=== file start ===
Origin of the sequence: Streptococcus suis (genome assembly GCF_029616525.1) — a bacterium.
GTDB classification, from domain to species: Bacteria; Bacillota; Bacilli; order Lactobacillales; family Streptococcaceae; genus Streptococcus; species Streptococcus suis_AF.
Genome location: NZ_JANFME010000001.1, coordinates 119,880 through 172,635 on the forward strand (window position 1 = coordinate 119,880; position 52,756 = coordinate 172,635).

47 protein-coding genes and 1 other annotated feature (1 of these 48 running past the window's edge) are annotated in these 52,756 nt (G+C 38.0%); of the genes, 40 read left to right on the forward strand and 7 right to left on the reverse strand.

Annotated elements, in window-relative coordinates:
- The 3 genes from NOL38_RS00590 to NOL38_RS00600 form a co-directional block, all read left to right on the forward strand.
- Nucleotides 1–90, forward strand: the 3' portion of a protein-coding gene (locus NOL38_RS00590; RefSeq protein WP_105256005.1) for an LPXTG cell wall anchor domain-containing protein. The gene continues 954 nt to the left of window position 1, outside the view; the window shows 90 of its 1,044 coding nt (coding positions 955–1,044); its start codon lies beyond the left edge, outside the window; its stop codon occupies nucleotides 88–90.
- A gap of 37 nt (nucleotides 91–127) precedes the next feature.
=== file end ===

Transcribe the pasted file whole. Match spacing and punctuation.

Origin of the sequence: Streptococcus suis (genome assembly GCF_029616525.1) — a bacterium.
GTDB classification, from domain to species: Bacteria; Bacillota; Bacilli; order Lactobacillales; family Streptococcaceae; genus Streptococcus; species Streptococcus suis_AF.
Genome location: NZ_JANFME010000001.1, coordinates 119,880 through 172,635 on the forward strand (window position 1 = coordinate 119,880; position 52,756 = coordinate 172,635).

47 protein-coding genes and 1 other annotated feature (1 of these 48 running past the window's edge) are annotated in these 52,756 nt (G+C 38.0%); of the genes, 40 read left to right on the forward strand and 7 right to left on the reverse strand.

Annotated elements, in window-relative coordinates:
- The 3 genes from NOL38_RS00590 to NOL38_RS00600 form a co-directional block, all read left to right on the forward strand.
- Nucleotides 1–90, forward strand: the 3' portion of a protein-coding gene (locus NOL38_RS00590; RefSeq protein WP_105256005.1) for an LPXTG cell wall anchor domain-containing protein. The gene continues 954 nt to the left of window position 1, outside the view; the window shows 90 of its 1,044 coding nt (coding positions 955–1,044); its start codon lies beyond the left edge, outside the window; its stop codon occupies nucleotides 88–90.
- A gap of 37 nt (nucleotides 91–127) precedes the next feature.